Already in mid April, the sun is only 12˚ degrees below the horizon at its lowest point. For comparison, in Berlin at midsummer, 2 months away still, the sun is at 14˚ below the horizon. It is a quick change up here from the season of darkness to the season of light.

With each passing night, the sunsets and sunrises with move further and further north and the horizon glows brighter and brighter until one night in late May, the sun no longer sets – and the season of the midnight sun is here – though due to Summer Time it’s really the 01:00 sun when it reaches its lowest point in the sky.

The snow has been melting quickly this last week and today it is even 10˚C outside, though with a misty rain. Yesterday I even saw the first dandelion flowers down at the beach, so it feels like spring is off to an early start – but that still doesn’t mean that the winds can’t shift and winter will make a return.

Camera Info:
Nikon D850
Nikon 14-24mm f/2.8
18mm
ISO 200
f 5
15 seconds
WB Daylight

Friday Photo #327 – Aurora Camping

Photo: Camping on the summit of Veggen under April northern lights, Vestvågøy, Lofoten Islands, Norway. April 11, 2019. 00:04

With the 2018/2019 coming to a close in the next days, the sky has been putting on a pretty good show over the past week. Last Friday I camped out at Kvalvika and had the whole beach for myself as the sky exploded with color, and the cool rocket launch from Andøya, which was a bit eerie to see at first!. And a few other nice nights during the week until I was free from class again and could camp Wednesday night – with a forecast for clear sky.

I initially thought about going up Reinebringen, but having been sent a photo of the route by a friend, it looked a bit too avalachy and dangerous just for some photos. So I headed up Veggen instead – and while the route itself was safe, I only brought micro spikes instead of proper crampons, which wasn’t the best choice for the hard, icy snow. Making the descent a little scarier than I would have liked!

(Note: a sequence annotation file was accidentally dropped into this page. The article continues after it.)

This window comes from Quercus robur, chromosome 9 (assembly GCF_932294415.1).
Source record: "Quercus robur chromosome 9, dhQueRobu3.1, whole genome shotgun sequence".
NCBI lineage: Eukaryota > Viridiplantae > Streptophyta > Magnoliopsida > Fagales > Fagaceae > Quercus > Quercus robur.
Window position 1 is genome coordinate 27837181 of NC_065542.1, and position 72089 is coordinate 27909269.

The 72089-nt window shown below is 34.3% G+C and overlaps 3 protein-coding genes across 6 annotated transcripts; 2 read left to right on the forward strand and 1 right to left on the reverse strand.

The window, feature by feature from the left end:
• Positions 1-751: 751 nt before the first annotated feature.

Darkness comes late at this time of year, but there is still enough of it for the aurora to dance overhead. However, the time from sunset until ‘night,’ if we can call it that, can be a little bit of a wait – especially while camping in the cold! So it’s always a choice of how warm and cozy do you let yourself get in the sleeping bag, which then makes you a little lazy and hesitant to get out once you see a bit of green appear in the sky.

This night, I was a little lazy. I missed an early outburst that only lasted a couple minutes – I was watching the web cams from inside my sleeping bag – that is pretty lazy! But eventually I emerged into the cold and there was still some aurora to be seen. However, a wave of clouds was slowly moving in as well, so after an hour or so when the aurora peaked again, it was sufficiently cloudy to block the show. And thus around 01:00 I went back to the tent.

So defiantly not the best image ever, but perhaps my last of this season. And now, 4 months of (hopefully) sun in the north. After last year, we deserve a good summer this year!

Friday Photo #326 – Aurora Season Ending

Photo: April aurora and glowing horizon, Flakstadøy, Lofoten Islands, Norway. April 2, 2018. 22:16

April brings the transition between night and day to Lofoten. As the month begins, the sky is still dark enough for aurora to dance across the sky, but as the weeks pass we finally tip the balance and the night is gone.